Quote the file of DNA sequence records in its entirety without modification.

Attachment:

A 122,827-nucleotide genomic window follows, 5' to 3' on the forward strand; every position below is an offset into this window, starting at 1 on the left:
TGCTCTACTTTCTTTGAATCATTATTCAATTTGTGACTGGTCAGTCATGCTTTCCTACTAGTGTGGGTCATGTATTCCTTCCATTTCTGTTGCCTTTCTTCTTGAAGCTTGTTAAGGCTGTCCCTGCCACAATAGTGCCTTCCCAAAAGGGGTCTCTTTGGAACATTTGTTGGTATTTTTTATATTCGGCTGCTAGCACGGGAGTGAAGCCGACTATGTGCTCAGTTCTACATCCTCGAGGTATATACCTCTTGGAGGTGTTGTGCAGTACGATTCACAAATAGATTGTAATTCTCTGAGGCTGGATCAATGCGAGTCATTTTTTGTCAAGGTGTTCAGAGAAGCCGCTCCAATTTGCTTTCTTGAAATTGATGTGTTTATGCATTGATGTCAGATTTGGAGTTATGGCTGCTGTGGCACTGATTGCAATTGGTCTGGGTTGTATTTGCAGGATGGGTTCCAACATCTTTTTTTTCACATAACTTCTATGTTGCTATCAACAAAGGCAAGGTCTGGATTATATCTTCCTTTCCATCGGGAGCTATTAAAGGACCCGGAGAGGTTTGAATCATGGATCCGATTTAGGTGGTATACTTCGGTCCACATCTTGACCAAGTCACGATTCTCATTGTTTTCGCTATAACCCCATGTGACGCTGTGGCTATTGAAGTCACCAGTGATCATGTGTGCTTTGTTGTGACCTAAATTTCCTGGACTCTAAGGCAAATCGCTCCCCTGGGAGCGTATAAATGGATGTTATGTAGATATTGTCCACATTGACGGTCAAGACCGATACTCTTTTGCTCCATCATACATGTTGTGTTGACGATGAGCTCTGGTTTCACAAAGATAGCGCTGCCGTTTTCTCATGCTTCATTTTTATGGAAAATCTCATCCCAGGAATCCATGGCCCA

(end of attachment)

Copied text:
A 122,827-nucleotide genomic window follows, 5' to 3' on the forward strand; every position below is an offset into this window, starting at 1 on the left:
TGCTCTACTTTCTTTGAATCATTATTCAATTTGTGACTGGTCAGTCATGCTTTCCTACTAGTGTGGGTCATGTATTCCTTCCATTTCTGTTGCCTTTCTTCTTGAAGCTTGTTAAGGCTGTCCCTGCCACAATAGTGCCTTCCCAAAAGGGGTCTCTTTGGAACATTTGTTGGTATTTTTTATATTCGGCTGCTAGCACGGGAGTGAAGCCGACTATGTGCTCAGTTCTACATCCTCGAGGTATATACCTCTTGGAGGTGTTGTGCAGTACGATTCACAAATAGATTGTAATTCTCTGAGGCTGGATCAATGCGAGTCATTTTTTGTCAAGGTGTTCAGAGAAGCCGCTCCAATTTGCTTTCTTGAAATTGATGTGTTTATGCATTGATGTCAGATTTGGAGTTATGGCTGCTGTGGCACTGATTGCAATTGGTCTGGGTTGTATTTGCAGGATGGGTTCCAACATCTTTTTTTTCACATAACTTCTATGTTGCTATCAACAAAGGCAAGGTCTGGATTATATCTTCCTTTCCATCGGGAGCTATTAAAGGACCCGGAGAGGTTTGAATCATGGATCCGATTTAGGTGGTATACTTCGGTCCACATCTTGACCAAGTCACGATTCTCATTGTTTTCGCTATAACCCCATGTGACGCTGTGGCTATTGAAGTCACCAGTGATCATGTGTGCTTTGTTGTGACCTAAATTTCCTGGACTCTAAGGCAAATCGCTCCCCTGGGAGCGTATAAATGGATGTTATGTAGATATTGTCCACATTGACGGTCAAGACCGATACTCTTTTGCTCCATCATACATGTTGTGTTGACGATGAGCTCTGGTTTCACAAAGATAGCGCTGCCGTTTTCTCATGCTTCATTTTTATGGAAAATCTCATCCCAGGAATCCATGGCCCA